Being a cop can be tough, unpleasant and dangerous. For some people, the police uniform triggers an irrational loathing, a knee-jerk rejection of authority.
But being a cop can also be heady. Some police officers get an unhealthy rush when they put on the uniform and gun. They may overstep their authority, which can involve trampling on the rights of law-abiding citizens.
Two recent incidents in the East Valley involve police officers accused of taking their authority too far. In one case, a Gilbert police officer is accused of barging into two homes to look for his teenage daughter, who hadn't come home when she was supposed to. The other case involves at least one Tempe police officer accused of getting a bit heavy-handed with some peace demonstrators at a city park.
Let's all keep in mind that at this point these are still allegations. Nothing has been proven. Investigations are ongoing, with results yet to be forthcoming. Like everyone else in this country, police officers accused of wrongdoing are entitled to be considered innocent until proven guilty.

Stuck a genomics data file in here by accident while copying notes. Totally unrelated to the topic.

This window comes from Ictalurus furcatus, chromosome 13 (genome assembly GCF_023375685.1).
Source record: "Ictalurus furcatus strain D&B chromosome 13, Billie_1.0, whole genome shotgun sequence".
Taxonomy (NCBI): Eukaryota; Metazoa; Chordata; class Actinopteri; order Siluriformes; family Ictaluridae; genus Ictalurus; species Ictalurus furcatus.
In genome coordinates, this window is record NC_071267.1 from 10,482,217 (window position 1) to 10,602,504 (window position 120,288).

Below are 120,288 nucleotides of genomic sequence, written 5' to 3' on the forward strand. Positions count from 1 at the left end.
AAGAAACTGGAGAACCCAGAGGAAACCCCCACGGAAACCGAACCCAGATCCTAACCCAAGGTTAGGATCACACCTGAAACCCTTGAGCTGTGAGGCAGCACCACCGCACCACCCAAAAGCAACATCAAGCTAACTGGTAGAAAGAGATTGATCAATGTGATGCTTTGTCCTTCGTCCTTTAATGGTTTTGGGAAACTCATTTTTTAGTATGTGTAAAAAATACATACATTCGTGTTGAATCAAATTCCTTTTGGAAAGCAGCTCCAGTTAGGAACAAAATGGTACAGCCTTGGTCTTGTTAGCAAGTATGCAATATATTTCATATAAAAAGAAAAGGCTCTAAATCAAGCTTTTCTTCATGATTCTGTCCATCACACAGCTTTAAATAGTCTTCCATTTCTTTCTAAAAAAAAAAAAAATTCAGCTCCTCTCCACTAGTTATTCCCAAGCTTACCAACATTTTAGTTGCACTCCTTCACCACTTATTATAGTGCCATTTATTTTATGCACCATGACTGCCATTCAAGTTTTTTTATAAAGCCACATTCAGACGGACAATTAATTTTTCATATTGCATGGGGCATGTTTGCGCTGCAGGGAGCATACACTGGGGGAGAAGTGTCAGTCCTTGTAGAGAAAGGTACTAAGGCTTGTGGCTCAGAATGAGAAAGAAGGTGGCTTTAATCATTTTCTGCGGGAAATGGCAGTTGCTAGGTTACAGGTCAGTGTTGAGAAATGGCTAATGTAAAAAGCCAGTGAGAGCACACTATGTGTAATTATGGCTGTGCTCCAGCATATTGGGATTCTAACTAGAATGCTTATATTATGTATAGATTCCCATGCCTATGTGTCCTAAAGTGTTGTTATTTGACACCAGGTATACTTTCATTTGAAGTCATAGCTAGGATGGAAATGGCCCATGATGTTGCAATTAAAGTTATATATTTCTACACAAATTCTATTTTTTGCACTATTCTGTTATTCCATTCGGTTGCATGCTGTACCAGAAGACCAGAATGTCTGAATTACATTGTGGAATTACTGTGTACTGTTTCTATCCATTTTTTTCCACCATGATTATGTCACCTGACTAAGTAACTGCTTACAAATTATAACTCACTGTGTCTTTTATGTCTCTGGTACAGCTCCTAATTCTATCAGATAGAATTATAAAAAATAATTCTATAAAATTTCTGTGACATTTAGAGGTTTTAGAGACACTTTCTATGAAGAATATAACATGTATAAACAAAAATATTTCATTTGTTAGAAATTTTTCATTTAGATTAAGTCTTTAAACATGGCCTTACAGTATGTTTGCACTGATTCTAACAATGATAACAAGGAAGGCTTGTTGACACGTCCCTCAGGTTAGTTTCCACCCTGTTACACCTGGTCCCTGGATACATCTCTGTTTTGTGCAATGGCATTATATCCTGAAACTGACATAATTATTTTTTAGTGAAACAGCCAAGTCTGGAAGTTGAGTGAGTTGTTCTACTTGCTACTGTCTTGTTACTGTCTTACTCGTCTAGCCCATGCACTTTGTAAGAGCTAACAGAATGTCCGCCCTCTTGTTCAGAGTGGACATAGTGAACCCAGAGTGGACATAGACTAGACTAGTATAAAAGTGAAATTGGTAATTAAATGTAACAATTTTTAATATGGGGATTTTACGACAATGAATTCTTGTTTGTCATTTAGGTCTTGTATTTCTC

But it's perfectly permissible to suggest — even demand — that these incidents be investigated vigorously and thoroughly. That is because the rights of citizens are sacred; and since police are entrusted to use force, they must be held to very high standards of conduct. Any hint of misconduct must be taken seriously.
Finding a runaway minor is serious business, and there are lawful ways a parent can and should proceed if they believe their child is secretly staying with a friend. Simply entering uninvited is neither necessary nor lawful — something a police officer is certainly expected to know.
Similarly, although individuals demonstrating lawfully in a public park ought to expect a law enforcement presence to ensure order, no one behaving lawfully should be bullied or intimidated by the authorities.
Keeping our society safe requires well-trained, well-equipped cops with a healthy measure of courage. Keeping our society free requires that they also have sound judgment.
Any officer found to have run roughshod over law abiding citizens' rights has no business in uniform and needs to be sent packing. Too much is at stake — including the potential for disaster in split-second, life-and-death decisions — to tolerate poor judgment or unsuitable temperament in the men and women entrusted with enforcing the law.